*fn1,The opinion of the court was delivered by: Blackburne-rigsby, Associate Judge:,Deborah A. Persico, with whom Joseph A. Virgilio was on the brief, for appellant. Katherine M. Kelly, Assistant United States Attorney, with whom Ronald C. Machen Jr., United States Attorney, and Roy W. McLeese III and Magdalena A. Acevedo, Assistant United States Attorneys, were on the brief, for appellee.,DAVID FLORES, APPELLANT, v. UNITED STATES, APPELLEE." />

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David Flores, Appellant v. United States

December 22, 2011 *fn1


Appeal from the Superior Court of the District of Columbia Criminal Division (CF2-21590-08) (Hon. Jennifer Anderson, Trial Judge)

The opinion of the court was delivered by: Blackburne-rigsby, Associate Judge:

Argued November 30, 2011

Before FISHER and BLACKBURNE-RIGSBY, Associate Judges, and NEWMAN, Senior Judge.

Following a jury trial, appellant David Flores challenges his conviction of assault with significant bodily injury.*fn2 Appellant challenges the trial court's jury instruction, made in response to a juror's note, that if the jury determined that appellant acted recklessly to cause the assault with significant bodily injury, the jury was not required to find that appellant disregarded the specific risk of injury towards the complainant.*fn3

We affirm.


Complainant Hilbert Laray Evans III began his shift as a security guard at the Odalis Restaurant in Northwest Washington, D.C., at 8:00 p.m. Appellant and his three companions were intoxicated and aggressive towards the waitresses and other restaurant patrons. The restaurant's owner, watching appellant with the aid of surveillance cameras, informed Evans that "these guys have to go." When the owner of the restaurant approached appellant and asked him to leave, Evans saw appellant reach into his pocket and produce a black-handled switchblade, with which he made a stabbing motion towards the restaurant owner. Evans stepped in and pushed the owner aside, and attempted to apprehend appellant. Appellant then stabbed Evans twice -- first making contact with Evans' bullet proof vest, and then stabbing Evans in the abdomen underneath the vest. Evans testified that he then placed appellant in a "choke hold," while appellant made efforts to "cut back" towards Evans, with the knife in his right hand, swinging it over his left shoulder. Appellant contends that he was simply trying to dispose of the knife to avoid an incident, since he was still on probation for a previous crime, and was caught off guard when Evans placed him in a choke hold; in desperation, appellant pushed backwards against Evans with the open knife in his hand.*fn4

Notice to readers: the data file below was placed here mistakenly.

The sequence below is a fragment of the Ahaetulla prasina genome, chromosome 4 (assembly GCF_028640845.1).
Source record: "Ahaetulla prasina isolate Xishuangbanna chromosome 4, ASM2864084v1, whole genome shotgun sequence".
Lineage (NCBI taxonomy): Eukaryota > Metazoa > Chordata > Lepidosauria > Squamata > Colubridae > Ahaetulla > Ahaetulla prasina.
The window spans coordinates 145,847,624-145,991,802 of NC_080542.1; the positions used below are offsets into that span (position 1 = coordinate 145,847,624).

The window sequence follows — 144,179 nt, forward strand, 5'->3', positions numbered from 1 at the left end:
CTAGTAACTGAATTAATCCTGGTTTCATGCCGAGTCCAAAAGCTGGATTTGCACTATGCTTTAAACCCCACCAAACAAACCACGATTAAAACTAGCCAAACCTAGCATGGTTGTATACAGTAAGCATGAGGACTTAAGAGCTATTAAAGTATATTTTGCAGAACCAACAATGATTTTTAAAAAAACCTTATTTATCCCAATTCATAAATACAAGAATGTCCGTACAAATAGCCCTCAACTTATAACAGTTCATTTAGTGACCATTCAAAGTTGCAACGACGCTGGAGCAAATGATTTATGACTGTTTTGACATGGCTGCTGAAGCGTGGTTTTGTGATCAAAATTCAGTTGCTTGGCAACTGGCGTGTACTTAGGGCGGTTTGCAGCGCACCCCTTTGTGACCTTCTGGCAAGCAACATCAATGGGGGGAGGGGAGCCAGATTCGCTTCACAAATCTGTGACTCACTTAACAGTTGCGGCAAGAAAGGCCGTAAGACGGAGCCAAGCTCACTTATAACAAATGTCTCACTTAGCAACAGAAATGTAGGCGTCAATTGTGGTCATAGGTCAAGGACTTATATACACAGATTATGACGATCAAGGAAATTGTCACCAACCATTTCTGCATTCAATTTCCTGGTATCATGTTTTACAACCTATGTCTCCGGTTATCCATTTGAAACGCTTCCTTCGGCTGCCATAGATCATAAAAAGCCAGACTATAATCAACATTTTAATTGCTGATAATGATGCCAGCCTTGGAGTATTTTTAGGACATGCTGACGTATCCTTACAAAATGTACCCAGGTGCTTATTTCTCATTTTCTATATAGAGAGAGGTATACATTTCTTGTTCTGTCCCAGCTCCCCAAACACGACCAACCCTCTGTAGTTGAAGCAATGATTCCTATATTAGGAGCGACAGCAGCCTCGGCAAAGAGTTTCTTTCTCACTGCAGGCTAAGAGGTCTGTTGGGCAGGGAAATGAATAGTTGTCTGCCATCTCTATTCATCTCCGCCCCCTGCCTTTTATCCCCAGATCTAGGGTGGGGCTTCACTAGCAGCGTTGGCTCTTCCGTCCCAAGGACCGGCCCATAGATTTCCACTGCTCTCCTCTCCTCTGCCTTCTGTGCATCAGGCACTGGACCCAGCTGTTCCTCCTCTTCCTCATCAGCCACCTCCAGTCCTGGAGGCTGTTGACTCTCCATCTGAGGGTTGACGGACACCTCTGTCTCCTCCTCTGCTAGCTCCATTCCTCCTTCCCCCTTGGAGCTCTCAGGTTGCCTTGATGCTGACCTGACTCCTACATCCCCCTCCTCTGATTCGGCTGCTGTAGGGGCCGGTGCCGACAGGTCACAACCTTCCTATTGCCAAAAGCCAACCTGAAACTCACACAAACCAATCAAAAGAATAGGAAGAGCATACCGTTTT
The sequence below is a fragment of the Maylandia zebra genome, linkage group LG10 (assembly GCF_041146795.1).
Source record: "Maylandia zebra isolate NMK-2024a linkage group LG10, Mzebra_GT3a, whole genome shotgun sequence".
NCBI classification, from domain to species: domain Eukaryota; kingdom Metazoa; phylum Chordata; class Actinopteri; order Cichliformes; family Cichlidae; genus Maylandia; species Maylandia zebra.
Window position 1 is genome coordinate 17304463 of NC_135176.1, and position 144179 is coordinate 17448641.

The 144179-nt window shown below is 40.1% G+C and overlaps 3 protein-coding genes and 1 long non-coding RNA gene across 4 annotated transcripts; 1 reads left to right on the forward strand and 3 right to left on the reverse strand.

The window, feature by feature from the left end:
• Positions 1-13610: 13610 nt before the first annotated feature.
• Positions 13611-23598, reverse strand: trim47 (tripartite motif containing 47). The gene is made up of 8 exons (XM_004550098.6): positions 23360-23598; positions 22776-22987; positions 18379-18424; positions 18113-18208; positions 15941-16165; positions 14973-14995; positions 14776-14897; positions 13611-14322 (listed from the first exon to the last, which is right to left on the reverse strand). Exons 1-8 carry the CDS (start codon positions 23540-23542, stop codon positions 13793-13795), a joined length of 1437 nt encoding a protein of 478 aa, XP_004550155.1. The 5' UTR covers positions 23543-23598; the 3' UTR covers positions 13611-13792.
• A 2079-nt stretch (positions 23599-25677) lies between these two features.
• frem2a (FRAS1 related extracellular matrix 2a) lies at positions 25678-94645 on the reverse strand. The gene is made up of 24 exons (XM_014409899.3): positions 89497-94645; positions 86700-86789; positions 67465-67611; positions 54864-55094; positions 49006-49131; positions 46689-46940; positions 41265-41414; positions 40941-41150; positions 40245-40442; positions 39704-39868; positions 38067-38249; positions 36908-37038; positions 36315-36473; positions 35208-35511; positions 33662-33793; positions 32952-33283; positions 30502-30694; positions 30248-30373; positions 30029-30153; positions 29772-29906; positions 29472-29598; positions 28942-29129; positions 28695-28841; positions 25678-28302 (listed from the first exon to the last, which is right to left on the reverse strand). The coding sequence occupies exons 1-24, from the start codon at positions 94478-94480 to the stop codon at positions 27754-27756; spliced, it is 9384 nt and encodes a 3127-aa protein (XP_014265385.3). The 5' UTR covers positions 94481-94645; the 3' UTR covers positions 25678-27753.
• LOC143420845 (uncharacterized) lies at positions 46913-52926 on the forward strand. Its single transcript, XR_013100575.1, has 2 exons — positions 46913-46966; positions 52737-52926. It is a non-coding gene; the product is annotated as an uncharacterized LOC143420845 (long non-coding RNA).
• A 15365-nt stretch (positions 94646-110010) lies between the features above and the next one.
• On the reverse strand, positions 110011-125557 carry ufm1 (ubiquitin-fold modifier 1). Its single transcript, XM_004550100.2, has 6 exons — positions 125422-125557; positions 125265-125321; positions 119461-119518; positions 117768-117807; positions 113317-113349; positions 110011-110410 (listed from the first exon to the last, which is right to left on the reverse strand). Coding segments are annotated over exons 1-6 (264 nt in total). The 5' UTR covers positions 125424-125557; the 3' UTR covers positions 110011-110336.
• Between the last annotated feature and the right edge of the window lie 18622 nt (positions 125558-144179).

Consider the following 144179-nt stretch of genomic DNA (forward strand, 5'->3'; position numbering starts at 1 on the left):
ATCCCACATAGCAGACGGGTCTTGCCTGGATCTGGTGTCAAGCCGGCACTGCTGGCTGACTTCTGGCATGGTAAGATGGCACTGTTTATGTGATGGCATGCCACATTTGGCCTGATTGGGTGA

Evans led appellant outside, still in a choke hold, and removed the knife from appellant's hand. Appellant was placed under arrest and Evans left the scene to go to the hospital, where he received eight to ten stitches and a tetanus shot in treatment for his stab wound.